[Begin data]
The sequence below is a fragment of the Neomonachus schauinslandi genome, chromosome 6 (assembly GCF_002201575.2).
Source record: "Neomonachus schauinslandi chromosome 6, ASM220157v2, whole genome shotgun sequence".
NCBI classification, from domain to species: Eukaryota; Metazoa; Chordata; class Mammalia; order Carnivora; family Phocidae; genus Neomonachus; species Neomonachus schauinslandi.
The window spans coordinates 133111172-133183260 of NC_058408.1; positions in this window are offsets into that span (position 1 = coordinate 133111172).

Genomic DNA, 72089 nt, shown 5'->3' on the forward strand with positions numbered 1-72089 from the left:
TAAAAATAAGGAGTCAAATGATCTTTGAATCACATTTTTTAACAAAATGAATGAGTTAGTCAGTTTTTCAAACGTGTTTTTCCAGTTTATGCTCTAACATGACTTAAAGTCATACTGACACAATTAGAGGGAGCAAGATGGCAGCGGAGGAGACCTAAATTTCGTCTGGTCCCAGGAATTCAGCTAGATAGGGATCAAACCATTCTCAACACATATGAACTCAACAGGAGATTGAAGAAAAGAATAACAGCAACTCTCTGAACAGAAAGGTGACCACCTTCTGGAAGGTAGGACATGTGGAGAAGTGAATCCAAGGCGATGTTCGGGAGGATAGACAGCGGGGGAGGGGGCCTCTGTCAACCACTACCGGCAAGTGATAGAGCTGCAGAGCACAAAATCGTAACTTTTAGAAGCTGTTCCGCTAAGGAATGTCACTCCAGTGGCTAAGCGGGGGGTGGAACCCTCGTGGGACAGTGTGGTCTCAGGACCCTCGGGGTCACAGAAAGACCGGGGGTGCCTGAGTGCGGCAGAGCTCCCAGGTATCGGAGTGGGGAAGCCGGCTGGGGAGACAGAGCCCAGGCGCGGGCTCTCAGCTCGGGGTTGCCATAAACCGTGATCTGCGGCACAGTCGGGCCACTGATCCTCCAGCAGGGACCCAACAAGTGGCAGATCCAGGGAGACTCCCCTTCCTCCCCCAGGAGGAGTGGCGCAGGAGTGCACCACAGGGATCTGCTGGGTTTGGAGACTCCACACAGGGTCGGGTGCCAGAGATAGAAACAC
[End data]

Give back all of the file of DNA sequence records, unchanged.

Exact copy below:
The sequence below is a fragment of the Neomonachus schauinslandi genome, chromosome 6 (assembly GCF_002201575.2).
Source record: "Neomonachus schauinslandi chromosome 6, ASM220157v2, whole genome shotgun sequence".
NCBI classification, from domain to species: Eukaryota; Metazoa; Chordata; class Mammalia; order Carnivora; family Phocidae; genus Neomonachus; species Neomonachus schauinslandi.
The window spans coordinates 133111172-133183260 of NC_058408.1; positions in this window are offsets into that span (position 1 = coordinate 133111172).

Genomic DNA, 72089 nt, shown 5'->3' on the forward strand with positions numbered 1-72089 from the left:
TAAAAATAAGGAGTCAAATGATCTTTGAATCACATTTTTTAACAAAATGAATGAGTTAGTCAGTTTTTCAAACGTGTTTTTCCAGTTTATGCTCTAACATGACTTAAAGTCATACTGACACAATTAGAGGGAGCAAGATGGCAGCGGAGGAGACCTAAATTTCGTCTGGTCCCAGGAATTCAGCTAGATAGGGATCAAACCATTCTCAACACATATGAACTCAACAGGAGATTGAAGAAAAGAATAACAGCAACTCTCTGAACAGAAAGGTGACCACCTTCTGGAAGGTAGGACATGTGGAGAAGTGAATCCAAGGCGATGTTCGGGAGGATAGACAGCGGGGGAGGGGGCCTCTGTCAACCACTACCGGCAAGTGATAGAGCTGCAGAGCACAAAATCGTAACTTTTAGAAGCTGTTCCGCTAAGGAATGTCACTCCAGTGGCTAAGCGGGGGGTGGAACCCTCGTGGGACAGTGTGGTCTCAGGACCCTCGGGGTCACAGAAAGACCGGGGGTGCCTGAGTGCGGCAGAGCTCCCAGGTATCGGAGTGGGGAAGCCGGCTGGGGAGACAGAGCCCAGGCGCGGGCTCTCAGCTCGGGGTTGCCATAAACCGTGATCTGCGGCACAGTCGGGCCACTGATCCTCCAGCAGGGACCCAACAAGTGGCAGATCCAGGGAGACTCCCCTTCCTCCCCCAGGAGGAGTGGCGCAGGAGTGCACCACAGGGATCTGCTGGGTTTGGAGACTCCACACAGGGTCGGGTGCCAGAGATAGAAACAC